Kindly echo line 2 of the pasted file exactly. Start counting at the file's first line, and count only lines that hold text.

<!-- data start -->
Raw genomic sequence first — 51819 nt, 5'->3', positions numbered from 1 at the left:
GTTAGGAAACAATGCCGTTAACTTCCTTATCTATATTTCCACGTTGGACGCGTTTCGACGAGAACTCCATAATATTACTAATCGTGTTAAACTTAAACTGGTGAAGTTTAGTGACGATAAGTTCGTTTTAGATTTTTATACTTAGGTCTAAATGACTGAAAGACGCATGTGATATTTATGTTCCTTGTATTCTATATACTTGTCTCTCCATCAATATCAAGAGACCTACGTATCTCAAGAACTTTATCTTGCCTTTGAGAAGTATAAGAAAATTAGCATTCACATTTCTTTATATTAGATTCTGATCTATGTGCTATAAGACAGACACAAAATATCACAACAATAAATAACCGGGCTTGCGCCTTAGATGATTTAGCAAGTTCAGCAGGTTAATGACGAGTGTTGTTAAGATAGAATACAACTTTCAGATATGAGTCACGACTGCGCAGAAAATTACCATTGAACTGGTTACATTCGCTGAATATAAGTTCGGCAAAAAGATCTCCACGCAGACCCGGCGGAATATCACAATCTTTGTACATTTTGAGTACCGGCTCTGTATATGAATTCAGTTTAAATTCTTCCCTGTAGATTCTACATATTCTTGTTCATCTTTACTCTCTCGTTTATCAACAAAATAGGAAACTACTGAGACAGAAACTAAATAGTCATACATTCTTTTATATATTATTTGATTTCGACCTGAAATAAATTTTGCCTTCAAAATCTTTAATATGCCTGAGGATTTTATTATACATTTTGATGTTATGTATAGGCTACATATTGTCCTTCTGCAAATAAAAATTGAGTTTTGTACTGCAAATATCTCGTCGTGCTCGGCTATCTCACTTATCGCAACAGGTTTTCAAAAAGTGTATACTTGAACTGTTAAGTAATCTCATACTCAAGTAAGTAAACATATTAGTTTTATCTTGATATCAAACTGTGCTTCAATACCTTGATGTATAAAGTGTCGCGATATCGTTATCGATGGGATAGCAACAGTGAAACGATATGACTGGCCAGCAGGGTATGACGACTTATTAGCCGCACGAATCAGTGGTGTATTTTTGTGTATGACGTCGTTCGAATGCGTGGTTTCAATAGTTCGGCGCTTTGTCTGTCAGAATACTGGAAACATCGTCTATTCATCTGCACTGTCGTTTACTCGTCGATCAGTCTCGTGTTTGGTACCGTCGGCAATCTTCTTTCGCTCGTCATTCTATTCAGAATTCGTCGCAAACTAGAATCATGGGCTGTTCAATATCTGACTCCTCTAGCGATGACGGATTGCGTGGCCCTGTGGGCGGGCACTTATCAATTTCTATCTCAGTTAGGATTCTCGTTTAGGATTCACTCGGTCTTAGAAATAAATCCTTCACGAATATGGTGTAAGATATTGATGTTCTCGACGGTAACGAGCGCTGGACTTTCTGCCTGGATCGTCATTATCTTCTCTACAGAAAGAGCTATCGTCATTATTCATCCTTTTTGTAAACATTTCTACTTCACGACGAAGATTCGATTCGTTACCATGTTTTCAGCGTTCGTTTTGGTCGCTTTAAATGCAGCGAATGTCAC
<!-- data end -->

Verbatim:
GTTAGGAAACAATGCCGTTAACTTCCTTATCTATATTTCCACGTTGGACGCGTTTCGACGAGAACTCCATAATATTACTAATCGTGTTAAACTTAAACTGGTGAAGTTTAGTGACGATAAGTTCGTTTTAGATTTTTATACTTAGGTCTAAATGACTGAAAGACGCATGTGATATTTATGTTCCTTGTATTCTATATACTTGTCTCTCCATCAATATCAAGAGACCTACGTATCTCAAGAACTTTATCTTGCCTTTGAGAAGTATAAGAAAATTAGCATTCACATTTCTTTATATTAGATTCTGATCTATGTGCTATAAGACAGACACAAAATATCACAACAATAAATAACCGGGCTTGCGCCTTAGATGATTTAGCAAGTTCAGCAGGTTAATGACGAGTGTTGTTAAGATAGAATACAACTTTCAGATATGAGTCACGACTGCGCAGAAAATTACCATTGAACTGGTTACATTCGCTGAATATAAGTTCGGCAAAAAGATCTCCACGCAGACCCGGCGGAATATCACAATCTTTGTACATTTTGAGTACCGGCTCTGTATATGAATTCAGTTTAAATTCTTCCCTGTAGATTCTACATATTCTTGTTCATCTTTACTCTCTCGTTTATCAACAAAATAGGAAACTACTGAGACAGAAACTAAATAGTCATACATTCTTTTATATATTATTTGATTTCGACCTGAAATAAATTTTGCCTTCAAAATCTTTAATATGCCTGAGGATTTTATTATACATTTTGATGTTATGTATAGGCTACATATTGTCCTTCTGCAAATAAAAATTGAGTTTTGTACTGCAAATATCTCGTCGTGCTCGGCTATCTCACTTATCGCAACAGGTTTTCAAAAAGTGTATACTTGAACTGTTAAGTAATCTCATACTCAAGTAAGTAAACATATTAGTTTTATCTTGATATCAAACTGTGCTTCAATACCTTGATGTATAAAGTGTCGCGATATCGTTATCGATGGGATAGCAACAGTGAAACGATATGACTGGCCAGCAGGGTATGACGACTTATTAGCCGCACGAATCAGTGGTGTATTTTTGTGTATGACGTCGTTCGAATGCGTGGTTTCAATAGTTCGGCGCTTTGTCTGTCAGAATACTGGAAACATCGTCTATTCATCTGCACTGTCGTTTACTCGTCGATCAGTCTCGTGTTTGGTACCGTCGGCAATCTTCTTTCGCTCGTCATTCTATTCAGAATTCGTCGCAAACTAGAATCATGGGCTGTTCAATATCTGACTCCTCTAGCGATGACGGATTGCGTGGCCCTGTGGGCGGGCACTTATCAATTTCTATCTCAGTTAGGATTCTCGTTTAGGATTCACTCGGTCTTAGAAATAAATCCTTCACGAATATGGTGTAAGATATTGATGTTCTCGACGGTAACGAGCGCTGGACTTTCTGCCTGGATCGTCATTATCTTCTCTACAGAAAGAGCTATCGTCATTATTCATCCTTTTTGTAAACATTTCTACTTCACGACGAAGATTCGATTCGTTACCATGTTTTCAGCGTTCGTTTTGGTCGCTTTAAATGCAGCGAATGTCAC